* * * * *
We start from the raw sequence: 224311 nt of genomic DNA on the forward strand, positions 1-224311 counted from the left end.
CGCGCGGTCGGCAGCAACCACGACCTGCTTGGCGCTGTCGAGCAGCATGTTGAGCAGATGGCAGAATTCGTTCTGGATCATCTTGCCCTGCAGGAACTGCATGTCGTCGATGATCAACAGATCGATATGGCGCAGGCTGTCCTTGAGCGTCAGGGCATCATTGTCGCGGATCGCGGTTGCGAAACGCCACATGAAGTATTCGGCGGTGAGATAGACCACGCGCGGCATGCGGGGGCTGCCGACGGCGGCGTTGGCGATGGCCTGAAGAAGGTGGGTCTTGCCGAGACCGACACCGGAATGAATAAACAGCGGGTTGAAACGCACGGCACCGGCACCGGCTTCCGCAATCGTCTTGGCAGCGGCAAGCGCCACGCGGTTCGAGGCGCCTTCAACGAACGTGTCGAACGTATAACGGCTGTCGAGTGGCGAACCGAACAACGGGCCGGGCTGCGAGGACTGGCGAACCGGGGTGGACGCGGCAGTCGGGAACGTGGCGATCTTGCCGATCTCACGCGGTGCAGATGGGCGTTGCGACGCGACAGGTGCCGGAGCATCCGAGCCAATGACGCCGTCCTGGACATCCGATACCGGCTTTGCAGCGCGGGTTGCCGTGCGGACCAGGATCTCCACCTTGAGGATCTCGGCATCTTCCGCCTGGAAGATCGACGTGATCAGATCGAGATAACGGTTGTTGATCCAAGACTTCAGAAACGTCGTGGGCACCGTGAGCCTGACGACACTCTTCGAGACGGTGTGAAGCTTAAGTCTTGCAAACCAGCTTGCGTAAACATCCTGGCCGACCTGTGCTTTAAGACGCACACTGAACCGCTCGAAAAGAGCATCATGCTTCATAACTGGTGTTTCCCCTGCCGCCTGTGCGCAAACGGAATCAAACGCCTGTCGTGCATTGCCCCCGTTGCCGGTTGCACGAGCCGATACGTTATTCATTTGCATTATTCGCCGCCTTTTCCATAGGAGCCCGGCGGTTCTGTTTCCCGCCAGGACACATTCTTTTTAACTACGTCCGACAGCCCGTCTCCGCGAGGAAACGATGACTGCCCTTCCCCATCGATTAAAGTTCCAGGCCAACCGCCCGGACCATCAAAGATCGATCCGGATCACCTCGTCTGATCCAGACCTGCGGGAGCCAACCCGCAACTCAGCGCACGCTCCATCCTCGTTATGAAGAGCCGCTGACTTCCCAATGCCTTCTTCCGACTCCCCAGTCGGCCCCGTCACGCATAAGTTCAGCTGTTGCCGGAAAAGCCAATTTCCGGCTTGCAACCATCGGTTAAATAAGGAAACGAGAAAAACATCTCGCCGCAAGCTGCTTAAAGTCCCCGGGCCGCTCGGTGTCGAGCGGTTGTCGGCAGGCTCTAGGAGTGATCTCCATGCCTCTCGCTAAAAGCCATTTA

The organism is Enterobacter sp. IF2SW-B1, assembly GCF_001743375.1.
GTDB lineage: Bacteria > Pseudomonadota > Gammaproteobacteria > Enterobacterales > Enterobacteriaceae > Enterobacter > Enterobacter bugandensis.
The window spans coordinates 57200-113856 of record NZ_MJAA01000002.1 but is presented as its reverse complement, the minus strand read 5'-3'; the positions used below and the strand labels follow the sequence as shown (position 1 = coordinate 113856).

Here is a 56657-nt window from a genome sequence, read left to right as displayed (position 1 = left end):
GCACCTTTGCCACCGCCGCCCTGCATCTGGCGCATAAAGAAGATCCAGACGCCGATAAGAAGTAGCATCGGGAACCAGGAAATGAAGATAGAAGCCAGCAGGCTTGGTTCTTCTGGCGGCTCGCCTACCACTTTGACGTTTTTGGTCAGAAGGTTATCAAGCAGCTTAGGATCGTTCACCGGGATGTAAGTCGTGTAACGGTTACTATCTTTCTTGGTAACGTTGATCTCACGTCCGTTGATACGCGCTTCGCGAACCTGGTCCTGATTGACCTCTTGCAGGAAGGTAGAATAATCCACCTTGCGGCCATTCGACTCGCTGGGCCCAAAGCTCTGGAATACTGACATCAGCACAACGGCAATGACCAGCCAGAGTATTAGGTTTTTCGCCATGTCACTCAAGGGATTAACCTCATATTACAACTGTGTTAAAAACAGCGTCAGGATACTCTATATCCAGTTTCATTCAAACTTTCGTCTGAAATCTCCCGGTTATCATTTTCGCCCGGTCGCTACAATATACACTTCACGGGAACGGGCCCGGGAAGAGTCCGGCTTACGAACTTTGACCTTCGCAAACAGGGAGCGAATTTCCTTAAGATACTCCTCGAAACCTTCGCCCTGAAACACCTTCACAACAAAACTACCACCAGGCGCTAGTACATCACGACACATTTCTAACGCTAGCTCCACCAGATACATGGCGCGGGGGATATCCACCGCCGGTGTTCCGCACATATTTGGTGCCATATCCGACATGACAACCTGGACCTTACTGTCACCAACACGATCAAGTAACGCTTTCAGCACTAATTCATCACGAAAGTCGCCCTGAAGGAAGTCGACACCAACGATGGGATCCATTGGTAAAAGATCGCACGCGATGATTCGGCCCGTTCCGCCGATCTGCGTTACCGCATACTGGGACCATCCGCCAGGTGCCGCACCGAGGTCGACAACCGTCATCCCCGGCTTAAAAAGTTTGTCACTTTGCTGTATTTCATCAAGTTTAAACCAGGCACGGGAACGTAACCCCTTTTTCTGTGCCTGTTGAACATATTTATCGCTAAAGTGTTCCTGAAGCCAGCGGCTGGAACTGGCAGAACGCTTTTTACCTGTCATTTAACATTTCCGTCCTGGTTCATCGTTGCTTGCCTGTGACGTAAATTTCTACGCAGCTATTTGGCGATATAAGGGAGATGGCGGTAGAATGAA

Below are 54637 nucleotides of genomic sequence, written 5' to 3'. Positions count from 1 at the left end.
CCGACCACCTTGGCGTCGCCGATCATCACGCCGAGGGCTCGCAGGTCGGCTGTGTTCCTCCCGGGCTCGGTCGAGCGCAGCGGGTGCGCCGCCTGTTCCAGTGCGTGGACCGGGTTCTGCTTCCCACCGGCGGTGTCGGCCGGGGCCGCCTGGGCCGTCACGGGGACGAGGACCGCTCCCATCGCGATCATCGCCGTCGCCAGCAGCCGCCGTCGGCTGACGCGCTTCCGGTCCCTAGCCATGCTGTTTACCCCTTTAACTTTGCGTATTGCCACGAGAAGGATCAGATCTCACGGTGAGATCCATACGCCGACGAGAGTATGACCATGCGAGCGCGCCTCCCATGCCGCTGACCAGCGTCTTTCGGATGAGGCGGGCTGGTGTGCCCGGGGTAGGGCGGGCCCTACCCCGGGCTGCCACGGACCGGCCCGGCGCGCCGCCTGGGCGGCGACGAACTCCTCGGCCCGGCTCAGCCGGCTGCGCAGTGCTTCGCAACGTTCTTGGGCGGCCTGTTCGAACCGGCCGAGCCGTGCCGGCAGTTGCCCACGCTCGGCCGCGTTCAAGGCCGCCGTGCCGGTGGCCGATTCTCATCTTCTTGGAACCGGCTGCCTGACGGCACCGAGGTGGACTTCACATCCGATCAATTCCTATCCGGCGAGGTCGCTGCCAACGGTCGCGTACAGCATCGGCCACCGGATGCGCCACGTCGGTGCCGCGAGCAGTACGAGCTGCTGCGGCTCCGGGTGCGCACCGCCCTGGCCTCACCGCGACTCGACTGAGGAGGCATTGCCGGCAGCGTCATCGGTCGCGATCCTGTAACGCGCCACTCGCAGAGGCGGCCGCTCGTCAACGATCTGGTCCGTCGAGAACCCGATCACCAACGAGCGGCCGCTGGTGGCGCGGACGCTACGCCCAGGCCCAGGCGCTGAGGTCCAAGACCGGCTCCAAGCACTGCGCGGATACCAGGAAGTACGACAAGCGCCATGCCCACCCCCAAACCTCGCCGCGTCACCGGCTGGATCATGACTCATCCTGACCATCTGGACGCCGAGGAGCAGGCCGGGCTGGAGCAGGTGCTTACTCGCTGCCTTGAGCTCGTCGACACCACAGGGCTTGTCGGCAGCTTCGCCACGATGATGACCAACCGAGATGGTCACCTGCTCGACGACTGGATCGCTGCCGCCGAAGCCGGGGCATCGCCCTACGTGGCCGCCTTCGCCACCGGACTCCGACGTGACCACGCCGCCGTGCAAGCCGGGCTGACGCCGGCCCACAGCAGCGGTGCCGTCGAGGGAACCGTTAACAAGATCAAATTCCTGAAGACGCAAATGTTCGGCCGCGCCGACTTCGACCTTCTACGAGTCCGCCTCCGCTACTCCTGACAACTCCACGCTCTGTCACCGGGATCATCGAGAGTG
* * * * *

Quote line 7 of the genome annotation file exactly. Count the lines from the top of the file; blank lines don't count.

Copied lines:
GCACCTTTGCCACCGCCGCCCTGCATCTGGCGCATAAAGAAGATCCAGACGCCGATAAGAAGTAGCATCGGGAACCAGGAAATGAAGATAGAAGCCAGCAGGCTTGGTTCTTCTGGCGGCTCGCCTACCACTTTGACGTTTTTGGTCAGAAGGTTATCAAGCAGCTTAGGATCGTTCACCGGGATGTAAGTCGTGTAACGGTTACTATCTTTCTTGGTAACGTTGATCTCACGTCCGTTGATACGCGCTTCGCGAACCTGGTCCTGATTGACCTCTTGCAGGAAGGTAGAATAATCCACCTTGCGGCCATTCGACTCGCTGGGCCCAAAGCTCTGGAATACTGACATCAGCACAACGGCAATGACCAGCCAGAGTATTAGGTTTTTCGCCATGTCACTCAAGGGATTAACCTCATATTACAACTGTGTTAAAAACAGCGTCAGGATACTCTATATCCAGTTTCATTCAAACTTTCGTCTGAAATCTCCCGGTTATCATTTTCGCCCGGTCGCTACAATATACACTTCACGGGAACGGGCCCGGGAAGAGTCCGGCTTACGAACTTTGACCTTCGCAAACAGGGAGCGAATTTCCTTAAGATACTCCTCGAAACCTTCGCCCTGAAACACCTTCACAACAAAACTACCACCAGGCGCTAGTACATCACGACACATTTCTAACGCTAGCTCCACCAGATACATGGCGCGGGGGATATCCACCGCCGGTGTTCCGCACATATTTGGTGCCATATCCGACATGACAACCTGGACCTTACTGTCACCAACACGATCAAGTAACGCTTTCAGCACTAATTCATCACGAAAGTCGCCCTGAAGGAAGTCGACACCAACGATGGGATCCATTGGTAAAAGATCGCACGCGATGATTCGGCCCGTTCCGCCGATCTGCGTTACCGCATACTGGGACCATCCGCCAGGTGCCGCACCGAGGTCGACAACCGTCATCCCCGGCTTAAAAAGTTTGTCACTTTGCTGTATTTCATCAAGTTTAAACCAGGCACGGGAACGTAACCCCTTTTTCTGTGCCTGTTGAACATATTTATCGCTAAAGTGTTCCTGAAGCCAGCGGCTGGAACTGGCAGAACGCTTTTTACCTGTCATTTAACATTTCCGTCCTGGTTCATCGTTGCTTGCCTGTGACGTAAATTTCTACGCAGCTATTTGGCGATATAAGGGAGATGGCGGTAGAATGAA